"I've skated with these guys quite a bit in the summer," Bishop said. "Whoever's in town. Different guys. I've skated with them the past 11 years.
"It does (help knowing Blues shooters). At the same time, they know me too."
Bishop, a Vezina Trophy finalist, comes into the series tied for second in the postseason in goals-against average (1.90) and is second in save percentage (.945). Coupled with his 1.98 GAA and league-leading .934 save percentage in the regular season, Bishop will be a tough beat in the series.
Bishop was only second to Blues goalie Jordan Binnington (1.89) in GAA during the regular season.
"This year, I've definitely felt good. I don't know why," Bishop said. "I definitely have felt really good this year. The team has done a tremendous job in front of Dobie and I and they make our jobs a little bit easier. One more year with this team, getting a little more familiarity and I can't pinpoint one thing but I feel pretty good about where my games at this whole entire year.
"[Binnington's] having an unbelievable year. You look what he's done to this organization and team and even the city, he's kind of put them on his back. He's doing a great job and he hasn't really had many slip ups since he got here, so he's doing a tremendous job and it's going to be important for us to try to find ways to get goals on him."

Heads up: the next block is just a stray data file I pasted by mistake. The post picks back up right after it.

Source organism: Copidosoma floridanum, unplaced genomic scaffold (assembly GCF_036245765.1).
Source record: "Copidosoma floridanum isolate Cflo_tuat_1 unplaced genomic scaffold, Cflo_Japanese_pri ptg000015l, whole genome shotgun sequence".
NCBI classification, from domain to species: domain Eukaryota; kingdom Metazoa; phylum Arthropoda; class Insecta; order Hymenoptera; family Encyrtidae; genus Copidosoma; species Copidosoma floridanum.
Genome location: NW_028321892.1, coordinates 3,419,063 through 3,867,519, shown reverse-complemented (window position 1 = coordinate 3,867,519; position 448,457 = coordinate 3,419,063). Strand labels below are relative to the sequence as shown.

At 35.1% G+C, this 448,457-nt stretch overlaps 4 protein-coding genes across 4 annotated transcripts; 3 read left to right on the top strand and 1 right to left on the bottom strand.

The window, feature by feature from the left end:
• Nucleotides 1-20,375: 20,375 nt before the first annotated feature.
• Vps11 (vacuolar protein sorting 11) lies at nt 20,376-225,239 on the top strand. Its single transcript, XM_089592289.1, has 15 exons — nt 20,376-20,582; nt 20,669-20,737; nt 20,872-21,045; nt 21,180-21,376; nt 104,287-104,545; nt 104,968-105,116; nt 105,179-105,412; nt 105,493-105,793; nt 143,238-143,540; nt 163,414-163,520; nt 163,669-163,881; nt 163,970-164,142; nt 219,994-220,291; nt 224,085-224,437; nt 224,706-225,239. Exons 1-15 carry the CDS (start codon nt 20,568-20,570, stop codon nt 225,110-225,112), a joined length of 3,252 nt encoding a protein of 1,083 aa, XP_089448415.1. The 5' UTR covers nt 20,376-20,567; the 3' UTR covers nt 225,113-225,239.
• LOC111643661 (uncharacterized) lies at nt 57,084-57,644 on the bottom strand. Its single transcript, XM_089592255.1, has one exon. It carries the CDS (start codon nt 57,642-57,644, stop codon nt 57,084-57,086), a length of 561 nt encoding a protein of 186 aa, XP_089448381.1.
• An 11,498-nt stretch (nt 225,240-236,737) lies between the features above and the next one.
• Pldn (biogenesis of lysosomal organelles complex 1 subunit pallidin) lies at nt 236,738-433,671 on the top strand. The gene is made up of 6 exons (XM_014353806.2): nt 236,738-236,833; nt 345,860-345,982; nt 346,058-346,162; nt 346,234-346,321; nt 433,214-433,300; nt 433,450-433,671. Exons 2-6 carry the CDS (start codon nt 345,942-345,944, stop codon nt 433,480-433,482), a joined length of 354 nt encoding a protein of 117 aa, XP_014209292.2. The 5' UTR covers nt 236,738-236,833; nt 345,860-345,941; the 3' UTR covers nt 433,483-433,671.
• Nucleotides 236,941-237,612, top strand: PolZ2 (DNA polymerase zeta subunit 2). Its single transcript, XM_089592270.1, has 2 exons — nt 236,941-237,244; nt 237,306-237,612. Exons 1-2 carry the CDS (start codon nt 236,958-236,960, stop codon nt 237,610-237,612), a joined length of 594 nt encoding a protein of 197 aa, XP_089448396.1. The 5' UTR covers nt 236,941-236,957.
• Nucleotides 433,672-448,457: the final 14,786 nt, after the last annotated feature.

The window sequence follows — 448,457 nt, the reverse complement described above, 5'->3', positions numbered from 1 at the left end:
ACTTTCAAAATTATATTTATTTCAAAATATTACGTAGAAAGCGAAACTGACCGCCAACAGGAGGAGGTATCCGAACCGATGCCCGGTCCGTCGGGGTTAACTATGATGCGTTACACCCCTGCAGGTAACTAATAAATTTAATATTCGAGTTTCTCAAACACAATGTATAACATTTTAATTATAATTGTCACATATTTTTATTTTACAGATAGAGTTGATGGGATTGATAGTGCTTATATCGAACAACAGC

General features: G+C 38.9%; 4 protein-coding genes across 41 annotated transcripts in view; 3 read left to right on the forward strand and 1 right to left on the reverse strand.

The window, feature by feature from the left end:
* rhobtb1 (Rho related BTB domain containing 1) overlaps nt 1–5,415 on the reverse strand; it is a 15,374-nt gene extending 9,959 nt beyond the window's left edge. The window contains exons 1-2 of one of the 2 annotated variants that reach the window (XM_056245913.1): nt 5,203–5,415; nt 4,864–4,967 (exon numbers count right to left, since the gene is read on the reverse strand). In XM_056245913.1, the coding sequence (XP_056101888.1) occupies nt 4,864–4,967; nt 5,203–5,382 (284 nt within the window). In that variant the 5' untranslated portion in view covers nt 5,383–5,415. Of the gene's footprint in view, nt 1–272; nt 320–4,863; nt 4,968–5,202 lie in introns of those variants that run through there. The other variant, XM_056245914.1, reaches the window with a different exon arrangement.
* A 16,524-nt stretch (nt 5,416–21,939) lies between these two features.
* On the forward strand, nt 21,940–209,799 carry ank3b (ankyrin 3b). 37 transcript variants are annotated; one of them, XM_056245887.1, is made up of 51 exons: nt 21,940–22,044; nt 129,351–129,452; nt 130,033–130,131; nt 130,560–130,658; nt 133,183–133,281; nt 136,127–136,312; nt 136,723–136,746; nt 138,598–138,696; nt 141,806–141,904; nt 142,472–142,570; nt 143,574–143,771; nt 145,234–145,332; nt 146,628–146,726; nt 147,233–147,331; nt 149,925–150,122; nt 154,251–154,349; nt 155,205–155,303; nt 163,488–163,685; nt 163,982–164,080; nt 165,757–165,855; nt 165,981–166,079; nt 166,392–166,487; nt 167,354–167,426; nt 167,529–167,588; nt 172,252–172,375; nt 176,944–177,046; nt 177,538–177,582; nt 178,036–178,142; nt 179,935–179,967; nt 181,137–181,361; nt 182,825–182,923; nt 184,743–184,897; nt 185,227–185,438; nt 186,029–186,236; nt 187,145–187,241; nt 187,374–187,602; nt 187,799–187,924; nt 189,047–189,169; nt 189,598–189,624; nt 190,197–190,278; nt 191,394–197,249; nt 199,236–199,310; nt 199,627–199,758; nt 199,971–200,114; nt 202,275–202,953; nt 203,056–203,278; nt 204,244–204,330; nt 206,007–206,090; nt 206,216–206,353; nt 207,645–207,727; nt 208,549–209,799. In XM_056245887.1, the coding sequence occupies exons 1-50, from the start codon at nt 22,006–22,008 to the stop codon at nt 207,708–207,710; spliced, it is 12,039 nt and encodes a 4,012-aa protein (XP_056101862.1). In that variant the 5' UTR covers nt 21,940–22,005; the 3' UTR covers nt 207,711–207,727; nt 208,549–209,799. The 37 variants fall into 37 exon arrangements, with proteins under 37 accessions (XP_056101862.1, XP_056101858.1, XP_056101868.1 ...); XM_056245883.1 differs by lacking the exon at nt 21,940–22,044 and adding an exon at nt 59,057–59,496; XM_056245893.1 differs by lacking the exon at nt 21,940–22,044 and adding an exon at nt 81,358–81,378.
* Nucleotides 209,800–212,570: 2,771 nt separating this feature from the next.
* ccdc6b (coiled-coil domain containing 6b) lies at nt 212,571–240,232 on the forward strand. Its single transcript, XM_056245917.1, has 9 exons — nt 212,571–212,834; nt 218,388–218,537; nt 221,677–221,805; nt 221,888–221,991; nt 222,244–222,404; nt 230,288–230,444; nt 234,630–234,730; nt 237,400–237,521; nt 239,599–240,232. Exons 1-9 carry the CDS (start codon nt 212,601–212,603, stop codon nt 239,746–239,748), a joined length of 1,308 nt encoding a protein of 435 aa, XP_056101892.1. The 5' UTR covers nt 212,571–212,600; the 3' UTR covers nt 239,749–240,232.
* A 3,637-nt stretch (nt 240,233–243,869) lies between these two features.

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The Blues' projected lineup:
David Perron-Ryan O'Reilly-Vladimir Tarasenko
Jaden Schwartz-Brayden Schenn-Oskar Sundqvist
Pat Maroon-Tyler Bozak-Robert Thomas
Robby Fabbri-Ivan Barbashev-Alexander Steen
Carl Gunnarsson-Alex Pietrangelo
Jay Bouwmeester-Colton Parayko
Joel Edmundson-Vince Dunn
Jordan Binnington will start in goal; Jake Allen will be the backup.
Healthy scratches include Robert Bortuzzo, Michael Del Zotto, Sammy Blais, Zach Sanford, Mackenzie MacEachern, Chris Thorburn and Jared Coreau. The Blues report no injuries.
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The Stars' projected lineup:
Jamie Benn-Tyler Seguin-Alexander Radulov
Jason Dickinson-Roope Hintz-Mats Zuccarello
Andrew Cogliano-Radek Faksa-Blake Comeau
Mattias Janmark-Justin Dowling-Jason Spezza
Esa Lindell-John Klingberg
Miro Heiskanen-Roman Polak
Taylor Fedun-Ben Lovejoy
Ben Bishop will start in goal; Anton Khudobin will be the backup.
Healthy scratches include Valeri Nichushkin, Gavin Bayreuther, Joel Hanley, Brett Ritchie and Landon Bow. Jamie Oleksiak (lower body), Marc Methot (lower body), Martin Hanzal (back) and Stephen Johns (upper body) are all out.